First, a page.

Rodrigo, the narrator of much of Daniel Saldaña Paris’ novel “Among Strange Victims,” can be a frustrating character to follow, but that’s the point. While some protagonists embrace their destiny at the center of a narrative, Rodrigo is a much more passive figure, content to go along with the sometimes bizarre pathways down which life takes him. “My life is a repetition of one Saturday after another,” he says early in the novel, and that sense of routine and monotony is conveyed by Saldaña Paris in a low-key comic style — think Jim Jarmusch’s mid-1980s filmography.
Initially, not a lot happens, but the odd events and quirks stand out even more — Rodrigo’s obsessions with the vacant lot near his apartment, for instance. He works a low-level writing job at a museum, and his lack of ambition is apparent to the reader and to the characters around him. Due to a misunderstanding, he becomes engaged to his co-worker Cecilia, and embarks upon married life with as much motivation as he had previously applied to his bachelorhood.
About a quarter of the way into the novel, Rodrigo awakens after what may have been an assault and discovers a bizarre sight in his apartment. From there, the novel shifts into a different gear: Juxtaposed with Rodrigo’s story is that of Marcelo Valente, a Spanish academic who travels to Mexico, as well as the subject of Marcelo’s interest, a writer named Richard Foret who lived a century earlier.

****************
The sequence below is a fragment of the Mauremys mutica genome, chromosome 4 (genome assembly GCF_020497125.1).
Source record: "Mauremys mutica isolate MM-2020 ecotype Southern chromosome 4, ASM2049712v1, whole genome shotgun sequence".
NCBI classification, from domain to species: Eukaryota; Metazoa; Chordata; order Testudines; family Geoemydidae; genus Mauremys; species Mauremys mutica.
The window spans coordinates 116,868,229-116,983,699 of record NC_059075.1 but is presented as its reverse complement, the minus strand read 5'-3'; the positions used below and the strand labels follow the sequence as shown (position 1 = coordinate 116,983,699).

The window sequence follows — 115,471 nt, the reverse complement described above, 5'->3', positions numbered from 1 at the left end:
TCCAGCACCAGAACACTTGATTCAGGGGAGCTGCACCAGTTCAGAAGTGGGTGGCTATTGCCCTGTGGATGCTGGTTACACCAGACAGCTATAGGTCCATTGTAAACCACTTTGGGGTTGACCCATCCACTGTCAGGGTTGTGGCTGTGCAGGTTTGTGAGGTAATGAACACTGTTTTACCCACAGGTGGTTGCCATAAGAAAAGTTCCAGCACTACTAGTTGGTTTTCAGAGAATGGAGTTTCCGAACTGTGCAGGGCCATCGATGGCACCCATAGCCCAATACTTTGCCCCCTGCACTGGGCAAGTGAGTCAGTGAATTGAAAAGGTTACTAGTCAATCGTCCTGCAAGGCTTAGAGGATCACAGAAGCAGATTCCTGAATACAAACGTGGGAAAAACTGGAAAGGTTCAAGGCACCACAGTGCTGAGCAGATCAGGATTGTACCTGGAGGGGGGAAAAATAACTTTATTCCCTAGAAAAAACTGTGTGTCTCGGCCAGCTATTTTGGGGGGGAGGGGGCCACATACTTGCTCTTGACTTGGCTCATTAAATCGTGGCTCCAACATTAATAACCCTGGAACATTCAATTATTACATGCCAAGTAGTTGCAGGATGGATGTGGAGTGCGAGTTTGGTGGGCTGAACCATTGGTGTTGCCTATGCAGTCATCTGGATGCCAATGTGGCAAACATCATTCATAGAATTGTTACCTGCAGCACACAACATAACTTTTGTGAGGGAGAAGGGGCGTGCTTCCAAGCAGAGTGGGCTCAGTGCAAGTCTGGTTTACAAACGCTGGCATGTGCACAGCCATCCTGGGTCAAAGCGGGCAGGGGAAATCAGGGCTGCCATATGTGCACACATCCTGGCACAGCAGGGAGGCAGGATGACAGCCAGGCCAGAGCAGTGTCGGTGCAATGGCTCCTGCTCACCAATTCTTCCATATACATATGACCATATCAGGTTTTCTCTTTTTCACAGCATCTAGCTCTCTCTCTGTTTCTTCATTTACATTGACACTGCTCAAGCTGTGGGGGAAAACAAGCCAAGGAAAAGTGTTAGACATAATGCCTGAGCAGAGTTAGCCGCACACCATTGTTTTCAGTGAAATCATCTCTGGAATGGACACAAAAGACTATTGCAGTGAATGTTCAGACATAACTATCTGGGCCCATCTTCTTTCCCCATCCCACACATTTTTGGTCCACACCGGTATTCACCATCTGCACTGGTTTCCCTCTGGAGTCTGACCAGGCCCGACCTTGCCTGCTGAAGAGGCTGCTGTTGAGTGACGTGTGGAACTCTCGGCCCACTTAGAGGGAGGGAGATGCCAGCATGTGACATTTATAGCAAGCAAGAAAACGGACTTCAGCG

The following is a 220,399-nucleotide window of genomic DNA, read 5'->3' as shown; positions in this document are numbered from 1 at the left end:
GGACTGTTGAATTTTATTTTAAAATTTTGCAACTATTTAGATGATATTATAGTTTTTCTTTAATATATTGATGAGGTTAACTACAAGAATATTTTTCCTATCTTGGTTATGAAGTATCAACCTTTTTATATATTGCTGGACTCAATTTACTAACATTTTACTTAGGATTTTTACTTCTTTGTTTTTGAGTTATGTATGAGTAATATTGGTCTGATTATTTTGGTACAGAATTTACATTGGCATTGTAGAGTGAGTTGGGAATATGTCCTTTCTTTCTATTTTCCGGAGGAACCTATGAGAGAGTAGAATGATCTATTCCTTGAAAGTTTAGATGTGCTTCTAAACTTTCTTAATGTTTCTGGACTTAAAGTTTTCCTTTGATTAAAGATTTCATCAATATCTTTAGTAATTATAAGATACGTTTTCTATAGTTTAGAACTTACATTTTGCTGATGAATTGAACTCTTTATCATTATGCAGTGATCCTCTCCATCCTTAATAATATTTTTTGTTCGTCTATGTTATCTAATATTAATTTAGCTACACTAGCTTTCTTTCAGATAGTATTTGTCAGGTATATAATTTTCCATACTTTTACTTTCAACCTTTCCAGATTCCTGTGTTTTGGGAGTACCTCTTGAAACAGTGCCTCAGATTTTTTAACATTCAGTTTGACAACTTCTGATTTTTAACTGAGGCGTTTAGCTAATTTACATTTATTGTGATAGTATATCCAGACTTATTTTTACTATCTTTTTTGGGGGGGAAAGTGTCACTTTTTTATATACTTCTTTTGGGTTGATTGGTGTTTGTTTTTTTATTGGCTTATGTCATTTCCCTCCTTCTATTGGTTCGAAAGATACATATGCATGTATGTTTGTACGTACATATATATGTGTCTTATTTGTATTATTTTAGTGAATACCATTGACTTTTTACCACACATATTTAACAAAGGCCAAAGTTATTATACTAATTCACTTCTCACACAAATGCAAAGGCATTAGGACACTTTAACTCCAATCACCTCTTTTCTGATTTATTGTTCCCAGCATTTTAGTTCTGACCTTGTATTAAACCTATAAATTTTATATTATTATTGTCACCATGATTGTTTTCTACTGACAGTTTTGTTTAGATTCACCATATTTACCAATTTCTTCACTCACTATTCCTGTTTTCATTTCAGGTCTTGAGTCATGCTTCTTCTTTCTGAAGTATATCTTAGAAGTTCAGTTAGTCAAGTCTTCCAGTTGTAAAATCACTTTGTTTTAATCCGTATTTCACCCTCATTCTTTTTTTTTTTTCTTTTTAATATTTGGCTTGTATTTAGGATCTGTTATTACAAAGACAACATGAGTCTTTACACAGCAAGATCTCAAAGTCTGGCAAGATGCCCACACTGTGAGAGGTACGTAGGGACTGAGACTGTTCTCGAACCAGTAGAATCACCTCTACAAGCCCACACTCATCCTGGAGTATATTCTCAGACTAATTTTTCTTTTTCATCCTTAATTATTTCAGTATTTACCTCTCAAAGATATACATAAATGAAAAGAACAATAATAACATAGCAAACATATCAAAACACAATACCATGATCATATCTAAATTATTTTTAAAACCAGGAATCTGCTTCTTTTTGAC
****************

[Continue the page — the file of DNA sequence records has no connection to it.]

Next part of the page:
Marcelo is dynamic where Rodrigo is a slacker; that Foret’s narrative includes a few references to Marcel Duchamp is one indication that the overall narrative of “Among Strange Victims” might be heading to a more surreal place. Some of the allusions made when describing Foret’s writing suggest the literary terrain into which Saldaña Paris has entered with his own novel.
“This isn’t a Pessoa on amphetamines,” goes one passage, alluding to the author of “The Book of Disquiet,” a work of fiction that turns idle thoughts, inertia and boredom into a uniquely compelling book. Alternately: Rodrigo’s malaise is a narrative decision — and one that ultimately works.
While there’s definitely something of a plot happening in “Among Strange Victims,” much of the novel’s charm comes from its ability to elude convention. For all of its intentional progression in fits and starts, eventually Rodrigo’s narrative finds a decidedly peculiar direction, ending on a note that’s at once transcendent, melancholy, juvenile and mysterious.
Although its stylized narrative can be an acquired taste, “Among Strange Victims” is deceptively affecting. Its protagonist may lack direction, but the book has a fine sense of where it’s going.
Tobias Carroll is the managing editor of Vol. 1 Brooklyn.
Among Strange Victims
By: Daniel Saldana Paris, translated from the Spanish by Christina MacSweeney.
Publisher: Coffee House Press, 218 pages, $16.95.